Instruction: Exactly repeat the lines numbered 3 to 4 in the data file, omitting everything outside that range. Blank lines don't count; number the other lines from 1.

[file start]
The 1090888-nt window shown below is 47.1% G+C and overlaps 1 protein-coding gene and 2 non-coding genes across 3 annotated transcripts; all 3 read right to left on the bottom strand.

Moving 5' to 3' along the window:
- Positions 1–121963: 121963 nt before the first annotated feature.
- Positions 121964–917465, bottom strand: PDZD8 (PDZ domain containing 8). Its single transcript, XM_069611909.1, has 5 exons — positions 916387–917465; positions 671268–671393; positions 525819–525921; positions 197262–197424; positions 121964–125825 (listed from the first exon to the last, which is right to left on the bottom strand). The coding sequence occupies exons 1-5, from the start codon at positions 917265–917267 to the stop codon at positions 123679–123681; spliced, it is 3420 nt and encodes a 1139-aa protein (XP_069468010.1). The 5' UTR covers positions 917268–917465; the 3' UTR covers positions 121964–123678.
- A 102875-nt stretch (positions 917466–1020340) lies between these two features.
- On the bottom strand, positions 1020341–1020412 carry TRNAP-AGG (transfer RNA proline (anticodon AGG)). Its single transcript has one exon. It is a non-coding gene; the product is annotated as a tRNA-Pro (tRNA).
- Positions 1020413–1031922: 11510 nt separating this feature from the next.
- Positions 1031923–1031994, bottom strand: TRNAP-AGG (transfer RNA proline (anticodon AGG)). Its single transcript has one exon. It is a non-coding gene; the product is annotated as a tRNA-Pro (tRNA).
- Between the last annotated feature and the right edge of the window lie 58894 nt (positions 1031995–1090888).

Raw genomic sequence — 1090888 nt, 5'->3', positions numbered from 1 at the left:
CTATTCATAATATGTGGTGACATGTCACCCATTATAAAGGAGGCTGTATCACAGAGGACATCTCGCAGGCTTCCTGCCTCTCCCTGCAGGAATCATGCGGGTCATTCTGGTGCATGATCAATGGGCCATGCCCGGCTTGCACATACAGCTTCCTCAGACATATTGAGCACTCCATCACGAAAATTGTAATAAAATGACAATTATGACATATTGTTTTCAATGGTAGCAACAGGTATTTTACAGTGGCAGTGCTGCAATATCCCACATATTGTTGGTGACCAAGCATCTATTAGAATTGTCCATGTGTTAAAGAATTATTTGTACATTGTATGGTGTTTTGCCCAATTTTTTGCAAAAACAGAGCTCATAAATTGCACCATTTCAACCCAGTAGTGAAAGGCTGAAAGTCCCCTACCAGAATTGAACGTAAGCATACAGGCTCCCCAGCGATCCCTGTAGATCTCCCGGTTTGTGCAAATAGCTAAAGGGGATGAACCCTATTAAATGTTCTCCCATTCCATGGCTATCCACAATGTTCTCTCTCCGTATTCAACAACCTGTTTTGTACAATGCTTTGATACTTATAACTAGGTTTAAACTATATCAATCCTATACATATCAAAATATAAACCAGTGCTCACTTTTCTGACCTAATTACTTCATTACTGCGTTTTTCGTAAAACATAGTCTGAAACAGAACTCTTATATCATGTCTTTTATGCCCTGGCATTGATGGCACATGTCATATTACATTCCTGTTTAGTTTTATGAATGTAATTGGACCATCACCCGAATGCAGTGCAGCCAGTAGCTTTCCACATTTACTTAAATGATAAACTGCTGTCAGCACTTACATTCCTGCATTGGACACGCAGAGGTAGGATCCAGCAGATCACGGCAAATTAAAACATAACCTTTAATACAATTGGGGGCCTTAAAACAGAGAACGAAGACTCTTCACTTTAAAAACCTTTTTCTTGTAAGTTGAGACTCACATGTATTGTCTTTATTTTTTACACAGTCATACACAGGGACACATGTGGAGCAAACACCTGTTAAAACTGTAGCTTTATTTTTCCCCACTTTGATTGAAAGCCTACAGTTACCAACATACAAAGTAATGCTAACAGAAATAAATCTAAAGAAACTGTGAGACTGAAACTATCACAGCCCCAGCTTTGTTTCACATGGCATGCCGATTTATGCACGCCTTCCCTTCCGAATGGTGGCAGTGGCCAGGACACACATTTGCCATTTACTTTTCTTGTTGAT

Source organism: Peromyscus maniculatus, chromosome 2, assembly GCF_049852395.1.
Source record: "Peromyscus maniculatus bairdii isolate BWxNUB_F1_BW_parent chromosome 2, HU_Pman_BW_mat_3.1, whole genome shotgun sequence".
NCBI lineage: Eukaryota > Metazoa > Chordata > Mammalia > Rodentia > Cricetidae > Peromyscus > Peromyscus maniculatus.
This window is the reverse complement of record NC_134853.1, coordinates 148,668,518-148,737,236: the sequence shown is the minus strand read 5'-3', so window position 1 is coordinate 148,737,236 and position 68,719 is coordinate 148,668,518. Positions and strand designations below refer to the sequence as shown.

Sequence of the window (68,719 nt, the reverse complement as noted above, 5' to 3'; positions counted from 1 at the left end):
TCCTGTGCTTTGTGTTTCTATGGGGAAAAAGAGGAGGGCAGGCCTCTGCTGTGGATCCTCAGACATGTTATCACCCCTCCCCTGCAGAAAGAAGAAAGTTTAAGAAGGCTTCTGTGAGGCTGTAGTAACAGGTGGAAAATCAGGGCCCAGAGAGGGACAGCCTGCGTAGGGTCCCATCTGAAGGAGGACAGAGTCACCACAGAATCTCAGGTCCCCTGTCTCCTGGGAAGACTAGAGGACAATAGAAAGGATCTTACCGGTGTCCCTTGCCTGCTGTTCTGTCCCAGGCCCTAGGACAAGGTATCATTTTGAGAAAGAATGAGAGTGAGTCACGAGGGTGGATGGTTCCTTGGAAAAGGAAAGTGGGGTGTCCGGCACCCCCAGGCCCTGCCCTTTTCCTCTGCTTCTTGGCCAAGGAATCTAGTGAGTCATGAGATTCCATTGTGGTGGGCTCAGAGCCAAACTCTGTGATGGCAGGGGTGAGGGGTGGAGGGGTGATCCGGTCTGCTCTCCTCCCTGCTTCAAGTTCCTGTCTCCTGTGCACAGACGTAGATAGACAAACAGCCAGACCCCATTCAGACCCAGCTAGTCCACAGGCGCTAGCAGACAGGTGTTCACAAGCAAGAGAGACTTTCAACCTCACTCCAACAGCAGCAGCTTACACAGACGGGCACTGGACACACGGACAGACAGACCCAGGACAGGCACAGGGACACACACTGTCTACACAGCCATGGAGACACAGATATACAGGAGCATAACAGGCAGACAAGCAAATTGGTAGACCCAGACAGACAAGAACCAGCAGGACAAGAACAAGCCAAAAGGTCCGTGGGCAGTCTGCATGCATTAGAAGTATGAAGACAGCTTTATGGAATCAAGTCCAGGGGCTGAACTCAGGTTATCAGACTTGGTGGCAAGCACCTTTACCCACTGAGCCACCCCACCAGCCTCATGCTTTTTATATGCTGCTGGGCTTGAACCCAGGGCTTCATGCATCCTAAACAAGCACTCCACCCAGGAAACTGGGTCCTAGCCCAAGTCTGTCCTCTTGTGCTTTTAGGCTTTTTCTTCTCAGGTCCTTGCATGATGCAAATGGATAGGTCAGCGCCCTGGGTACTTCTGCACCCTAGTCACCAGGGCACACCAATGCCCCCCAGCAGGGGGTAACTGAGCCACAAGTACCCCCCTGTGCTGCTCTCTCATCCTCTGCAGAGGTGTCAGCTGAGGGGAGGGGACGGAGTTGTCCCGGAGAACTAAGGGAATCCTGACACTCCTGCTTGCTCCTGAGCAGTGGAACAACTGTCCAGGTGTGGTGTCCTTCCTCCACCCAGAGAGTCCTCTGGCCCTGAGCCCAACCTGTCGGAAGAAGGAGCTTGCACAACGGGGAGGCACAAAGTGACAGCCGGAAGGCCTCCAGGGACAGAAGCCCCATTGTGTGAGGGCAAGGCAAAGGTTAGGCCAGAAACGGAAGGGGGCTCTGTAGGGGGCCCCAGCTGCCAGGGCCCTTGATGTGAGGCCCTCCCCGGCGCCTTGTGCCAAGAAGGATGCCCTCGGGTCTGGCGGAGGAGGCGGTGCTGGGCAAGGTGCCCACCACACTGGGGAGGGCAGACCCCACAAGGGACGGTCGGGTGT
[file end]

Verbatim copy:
- Positions 1–121963: 121963 nt before the first annotated feature.
- Positions 121964–917465, bottom strand: PDZD8 (PDZ domain containing 8). Its single transcript, XM_069611909.1, has 5 exons — positions 916387–917465; positions 671268–671393; positions 525819–525921; positions 197262–197424; positions 121964–125825 (listed from the first exon to the last, which is right to left on the bottom strand). The coding sequence occupies exons 1-5, from the start codon at positions 917265–917267 to the stop codon at positions 123679–123681; spliced, it is 3420 nt and encodes a 1139-aa protein (XP_069468010.1). The 5' UTR covers positions 917268–917465; the 3' UTR covers positions 121964–123678.